• C. 

      She secretly wants all her possessions to vanish

  • 12. 
    Which of the following ideas does Bradstreet find most consoling?
    • A. 

      God has prepared a rich home for her in heaven

    • B. 

      Through the fire, she has atoned for her sins

    • C. 

      She has emerged unharmed from the fire

  • 13. 
    In “Huswifery,” the speaker compares God to a
    • A. 

      Homemaker making skeins of yarn

    • B. 

      Judge weighing evidence

    • C. 

      Person building a spinning wheel

  • 14. 
    Paine argues that the best way to defeat the British is for
    • A. 

      Each state to fight independently as the British approach

    • B. 

      The states to train their militias in guerrilla tactics

    • C. 

      The troops of all the states to join together in the fight

  • 15. 
    Paine suggests that a state that surrenders its arms to the British would have to
    • A. 

      Face destruction by the British troops

    • B. 

      Suffer the hostility of the other states

    • C. 

      Create its own government

  • 16. 
    By comparing the British king to a thief and a housebreaker, Paine suggests that
    • A. 

      British soldiers are using sneak attacks against the colonies.

    • B. 

      The king is in dire need of money for his treasury

    • C. 

      The British are trying to take what is not theirs

  • 17. 
    “The heart that feels not now is dead: The blood of his children will curse his cowardice, who shrinks back at a time when little might have saved the whole…”This quotation illustrates how Paine
    • A. 

      Uses a dramatic rhetorical technique to convey ideas

    • B. 

      Develops a family-based theme throughout the selection

    • C. 

      Presents his thoughts using only plain, ordinary language

  • 18. 
    Some of the differences that developed between the British and American languages were caused by
    • A. 

      The addition of new words to British English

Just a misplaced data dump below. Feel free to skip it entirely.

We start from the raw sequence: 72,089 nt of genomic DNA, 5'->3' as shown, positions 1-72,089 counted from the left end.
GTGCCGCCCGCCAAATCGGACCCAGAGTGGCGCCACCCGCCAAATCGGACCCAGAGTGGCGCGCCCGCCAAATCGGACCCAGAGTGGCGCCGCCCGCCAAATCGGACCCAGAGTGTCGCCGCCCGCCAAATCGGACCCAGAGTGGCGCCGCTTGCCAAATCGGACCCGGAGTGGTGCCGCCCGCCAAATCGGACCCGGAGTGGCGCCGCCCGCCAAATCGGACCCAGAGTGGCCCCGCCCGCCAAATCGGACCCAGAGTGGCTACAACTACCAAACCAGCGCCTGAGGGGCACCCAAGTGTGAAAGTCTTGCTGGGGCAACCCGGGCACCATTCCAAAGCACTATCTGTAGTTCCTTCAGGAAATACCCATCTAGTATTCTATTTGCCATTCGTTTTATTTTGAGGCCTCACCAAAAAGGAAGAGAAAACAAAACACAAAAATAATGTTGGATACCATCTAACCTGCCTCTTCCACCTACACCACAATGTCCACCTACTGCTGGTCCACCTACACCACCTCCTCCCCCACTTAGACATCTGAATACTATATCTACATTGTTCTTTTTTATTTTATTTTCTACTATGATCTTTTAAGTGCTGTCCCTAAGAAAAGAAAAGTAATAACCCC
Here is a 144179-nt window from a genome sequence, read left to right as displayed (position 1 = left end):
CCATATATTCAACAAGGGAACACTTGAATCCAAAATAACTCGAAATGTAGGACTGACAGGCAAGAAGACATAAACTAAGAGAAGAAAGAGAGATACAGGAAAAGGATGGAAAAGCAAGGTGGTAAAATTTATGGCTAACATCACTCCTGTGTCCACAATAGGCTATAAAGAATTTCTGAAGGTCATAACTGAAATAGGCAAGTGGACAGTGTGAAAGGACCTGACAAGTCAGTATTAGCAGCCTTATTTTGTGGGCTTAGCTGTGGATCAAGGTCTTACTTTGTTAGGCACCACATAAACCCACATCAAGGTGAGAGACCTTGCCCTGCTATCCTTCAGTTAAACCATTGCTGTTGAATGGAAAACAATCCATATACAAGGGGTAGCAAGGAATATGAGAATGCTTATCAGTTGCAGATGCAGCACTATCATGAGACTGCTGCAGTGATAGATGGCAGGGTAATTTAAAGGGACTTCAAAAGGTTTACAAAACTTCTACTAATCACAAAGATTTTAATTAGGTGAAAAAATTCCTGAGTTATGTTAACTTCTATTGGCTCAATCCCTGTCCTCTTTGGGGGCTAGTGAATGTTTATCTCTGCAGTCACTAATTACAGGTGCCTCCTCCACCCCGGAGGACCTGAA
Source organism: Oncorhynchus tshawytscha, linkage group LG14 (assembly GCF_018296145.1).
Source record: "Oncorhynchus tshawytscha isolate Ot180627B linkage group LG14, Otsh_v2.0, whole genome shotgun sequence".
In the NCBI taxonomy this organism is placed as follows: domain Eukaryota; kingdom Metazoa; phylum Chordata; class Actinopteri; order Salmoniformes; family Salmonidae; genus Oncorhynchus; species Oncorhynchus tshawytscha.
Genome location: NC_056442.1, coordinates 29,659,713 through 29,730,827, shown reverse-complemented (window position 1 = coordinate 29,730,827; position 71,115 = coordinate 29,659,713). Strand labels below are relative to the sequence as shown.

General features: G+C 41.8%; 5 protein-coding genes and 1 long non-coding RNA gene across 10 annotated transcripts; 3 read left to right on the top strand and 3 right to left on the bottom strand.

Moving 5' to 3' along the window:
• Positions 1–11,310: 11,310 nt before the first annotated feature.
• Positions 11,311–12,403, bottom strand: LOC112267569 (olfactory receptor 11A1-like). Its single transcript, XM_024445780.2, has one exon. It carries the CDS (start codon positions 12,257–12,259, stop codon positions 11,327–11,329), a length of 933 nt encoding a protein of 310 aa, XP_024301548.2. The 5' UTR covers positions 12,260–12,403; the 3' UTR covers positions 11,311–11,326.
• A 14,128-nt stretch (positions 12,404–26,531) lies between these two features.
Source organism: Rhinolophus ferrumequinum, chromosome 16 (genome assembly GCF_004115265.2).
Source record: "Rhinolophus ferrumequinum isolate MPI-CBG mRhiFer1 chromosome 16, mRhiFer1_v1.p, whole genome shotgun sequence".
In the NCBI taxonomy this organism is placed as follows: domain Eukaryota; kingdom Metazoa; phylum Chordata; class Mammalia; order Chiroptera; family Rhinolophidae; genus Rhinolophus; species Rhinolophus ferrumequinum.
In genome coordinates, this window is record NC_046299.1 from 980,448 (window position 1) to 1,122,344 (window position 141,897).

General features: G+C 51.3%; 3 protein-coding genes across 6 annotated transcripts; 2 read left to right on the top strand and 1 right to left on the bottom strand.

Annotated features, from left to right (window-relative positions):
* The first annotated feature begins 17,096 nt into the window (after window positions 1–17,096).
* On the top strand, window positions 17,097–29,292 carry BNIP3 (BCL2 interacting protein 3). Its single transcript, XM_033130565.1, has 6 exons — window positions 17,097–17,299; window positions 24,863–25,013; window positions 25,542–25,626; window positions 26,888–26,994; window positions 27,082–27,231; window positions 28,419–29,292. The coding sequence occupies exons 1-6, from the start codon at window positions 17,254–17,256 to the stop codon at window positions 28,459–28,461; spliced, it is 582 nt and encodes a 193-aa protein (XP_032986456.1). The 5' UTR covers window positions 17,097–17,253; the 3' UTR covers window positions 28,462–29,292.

• B. 

      The increasingly nasal pronunciation of British English

    • C. 

      The physical separation of Britain and America

  • 19. 
    Changes in language usage occurred
    • A. 

      Only in American

    • B. 

      Only in Britain

    • C. 

      In both America and Britain

    • D. 

      In neither America nor Britain

  • 20. 
    The word Americanism identifies a word or expression that
    • A. 

      Was adapted from an American Indian language

    • B. 

      Describes the American lifestyle

    • C. 

      Originated in, or is peculiar to, the United States

  • 21. 
    Because they disliked Americanisms, some British purists
    • A. 

      Believed the English language had reached perfection in the eighteenth century and should not be changed

    • B. 

      Believed a new American literature could supplant British literature as the authority for usage

    • C. 

      Were concerned that these phrases would contribute to political unrest

    • D. 

      Were intimidated by the improvements made to British English

  • 22. 
    Many Americans and British feared that
    • A. 

      Their languages eventually would change so much that the two peoples would be unable to understand each other

    • B. 

      Language differences would cause economic problems in America

    • C. 

      The language differences would eventually revert leading back to a common usage